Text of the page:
Interestingly I have found a footnotes plugin for WordPress [] although I have not yet had the time to investigate it. I’m a little concerned that with no current standard on how to markup footnotes in HTML use of the plugin may limit the forward compatibility of my blog database with new blog software.

One last thing. I’ve long noticed a practice amongst some posters on Slashdot to put the name or domain of the web site you are linking to in square brackets after the hyperlink (when the link is to page that is on a different site). I think that this is good practice, especially as isn’t always obvious from the anchor the source that a hyperlink is pointing too (especially if it is written in the form of a reference). Whether to use the site’s name or name is subjective but should wary depending on length and easy of understanding.

I would appreciate any thoughts anyone else has on the matter. Hard and fast rules may not be in the spirit of cyberspace. Nevertheless it might not be a bad idea to develop a collaborative set of guidelines for the blogosphere. Any takers?

Getting WordPress to talk OpenID

OpenID is a very good idea.

Most of us have to remember far too many usernames and passwords for far too many insufficiently important web sites. This is particularly true now that so many people have blogs (and so many of them insist on logging on in order to avoid comment spam). Even if we always use the same username and password it is a pain to have to register each and every time. This means that we are less likely to comment on a blog, for example, if it requires registration.

OpenID is a solution to this problem. It allows you to use a single online identity across many web sites. As an example, you can use an OpenID from any site that complies with the OpenID standard to login to post comments on LiveJournal. Your details secure because you don’t actually give your password to LiveJournal to login to. Instead, once you enter your OpenID on the site, it generates a link back to your own OpenID site (for the sake of argument let’s assume it’s your blog). Your blog will then check that you are logged in (and prompt you to log in, if not). It will then ask if you are happy to trust the referring site (LiveJournal) and, if so, will send a message back confirming your identity.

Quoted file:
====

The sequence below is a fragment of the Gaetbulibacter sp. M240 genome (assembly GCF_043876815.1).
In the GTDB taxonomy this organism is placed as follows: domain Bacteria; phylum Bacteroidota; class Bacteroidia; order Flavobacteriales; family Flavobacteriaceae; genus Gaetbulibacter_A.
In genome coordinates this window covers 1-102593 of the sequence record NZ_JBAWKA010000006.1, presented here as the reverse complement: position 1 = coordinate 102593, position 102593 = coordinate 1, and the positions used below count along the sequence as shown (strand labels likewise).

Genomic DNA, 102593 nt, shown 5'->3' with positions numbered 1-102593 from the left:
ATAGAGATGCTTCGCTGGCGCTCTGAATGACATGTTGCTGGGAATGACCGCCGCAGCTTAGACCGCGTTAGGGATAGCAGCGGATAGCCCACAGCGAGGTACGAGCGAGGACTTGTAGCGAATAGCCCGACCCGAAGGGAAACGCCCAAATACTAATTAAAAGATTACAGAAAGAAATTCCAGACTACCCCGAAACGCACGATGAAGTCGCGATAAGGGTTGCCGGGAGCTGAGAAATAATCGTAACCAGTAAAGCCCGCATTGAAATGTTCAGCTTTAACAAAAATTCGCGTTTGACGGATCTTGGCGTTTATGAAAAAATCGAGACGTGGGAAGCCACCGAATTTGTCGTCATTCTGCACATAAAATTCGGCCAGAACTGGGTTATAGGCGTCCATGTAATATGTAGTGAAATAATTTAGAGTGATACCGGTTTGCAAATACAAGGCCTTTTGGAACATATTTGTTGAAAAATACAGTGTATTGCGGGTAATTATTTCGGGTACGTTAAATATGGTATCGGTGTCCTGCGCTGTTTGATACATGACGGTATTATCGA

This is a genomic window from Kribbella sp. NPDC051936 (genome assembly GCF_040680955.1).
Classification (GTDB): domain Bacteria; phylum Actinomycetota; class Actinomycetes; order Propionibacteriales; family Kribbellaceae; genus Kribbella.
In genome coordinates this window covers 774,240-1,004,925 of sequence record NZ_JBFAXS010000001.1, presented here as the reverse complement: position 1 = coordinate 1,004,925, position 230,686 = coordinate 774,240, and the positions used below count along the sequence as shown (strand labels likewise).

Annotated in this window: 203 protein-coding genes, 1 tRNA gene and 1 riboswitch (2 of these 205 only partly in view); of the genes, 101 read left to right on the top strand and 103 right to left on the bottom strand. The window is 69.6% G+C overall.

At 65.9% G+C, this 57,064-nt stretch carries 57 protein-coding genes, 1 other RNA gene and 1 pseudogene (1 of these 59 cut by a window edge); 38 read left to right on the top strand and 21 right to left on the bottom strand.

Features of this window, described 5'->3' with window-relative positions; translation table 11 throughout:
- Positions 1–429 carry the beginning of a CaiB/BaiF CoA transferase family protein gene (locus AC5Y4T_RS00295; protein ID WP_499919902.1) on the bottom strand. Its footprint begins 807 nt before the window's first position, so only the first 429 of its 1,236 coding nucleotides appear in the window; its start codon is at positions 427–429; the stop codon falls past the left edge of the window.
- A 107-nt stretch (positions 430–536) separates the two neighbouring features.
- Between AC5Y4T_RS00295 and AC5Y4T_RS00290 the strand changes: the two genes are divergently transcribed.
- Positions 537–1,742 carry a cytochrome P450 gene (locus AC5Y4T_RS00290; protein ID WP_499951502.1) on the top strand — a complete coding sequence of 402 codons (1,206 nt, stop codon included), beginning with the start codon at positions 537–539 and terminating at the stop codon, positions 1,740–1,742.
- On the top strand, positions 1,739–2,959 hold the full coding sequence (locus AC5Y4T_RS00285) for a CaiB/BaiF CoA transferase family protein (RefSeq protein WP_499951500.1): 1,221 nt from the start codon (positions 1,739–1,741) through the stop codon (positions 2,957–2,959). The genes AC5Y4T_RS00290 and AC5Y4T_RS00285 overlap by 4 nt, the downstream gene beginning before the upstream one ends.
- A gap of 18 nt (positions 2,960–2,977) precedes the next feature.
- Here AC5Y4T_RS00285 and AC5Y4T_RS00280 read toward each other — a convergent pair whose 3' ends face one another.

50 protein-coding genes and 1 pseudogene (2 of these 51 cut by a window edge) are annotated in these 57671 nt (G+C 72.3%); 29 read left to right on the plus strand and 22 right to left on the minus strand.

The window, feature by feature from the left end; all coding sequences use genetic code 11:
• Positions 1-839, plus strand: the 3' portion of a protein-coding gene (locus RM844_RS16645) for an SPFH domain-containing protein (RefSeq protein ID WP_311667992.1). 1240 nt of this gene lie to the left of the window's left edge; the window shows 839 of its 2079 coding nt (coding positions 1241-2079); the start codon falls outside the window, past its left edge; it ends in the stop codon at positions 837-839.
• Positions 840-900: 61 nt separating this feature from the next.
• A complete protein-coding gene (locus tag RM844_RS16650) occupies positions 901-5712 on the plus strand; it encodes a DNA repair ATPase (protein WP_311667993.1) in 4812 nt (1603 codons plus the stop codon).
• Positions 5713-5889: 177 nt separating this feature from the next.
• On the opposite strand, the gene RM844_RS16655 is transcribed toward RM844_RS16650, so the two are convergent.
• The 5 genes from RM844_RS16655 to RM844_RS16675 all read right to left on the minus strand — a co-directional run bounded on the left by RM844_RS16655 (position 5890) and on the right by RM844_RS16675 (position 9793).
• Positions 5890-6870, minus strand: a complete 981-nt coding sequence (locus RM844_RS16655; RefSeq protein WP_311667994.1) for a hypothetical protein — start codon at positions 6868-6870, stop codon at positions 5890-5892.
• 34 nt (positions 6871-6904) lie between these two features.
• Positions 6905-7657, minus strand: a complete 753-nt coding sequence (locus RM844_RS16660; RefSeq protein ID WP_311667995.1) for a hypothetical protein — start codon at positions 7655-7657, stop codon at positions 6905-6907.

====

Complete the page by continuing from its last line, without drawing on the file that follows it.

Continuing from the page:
In summary your registration details are kept secure and not shared with anyone – but you do get a single identity that you can take with you when you visit different web sites. You can even associate an avatar with your OpenID which can be used on those web sites.

So whilst it is a good thing, why is almost no-one using it? The main problem, as always, is lack of support. LiveJournal, as far as I’m aware, is the only major public site supporting OpenID. And the support in self-hosting blog software packages is pretty primitive too. My own efforts getting it to work with WordPress have proved frustrating.

After spending many hours analysing lines of code (and Apache access logs) I finally managed to get Singpolyma’s OpenID plugin for WordPress to work as an OpenID server. Frustratingly it came down to the value of a single parameter – see my comment on Singpolyma’s blog if you’re interested.

I’ve now posted my first comment on another site (Bonnie’s LiveJournal) using OpenID, So now that’s working okay, I’ll have to look to modifying K2 to support using OpenID for comments on this blog.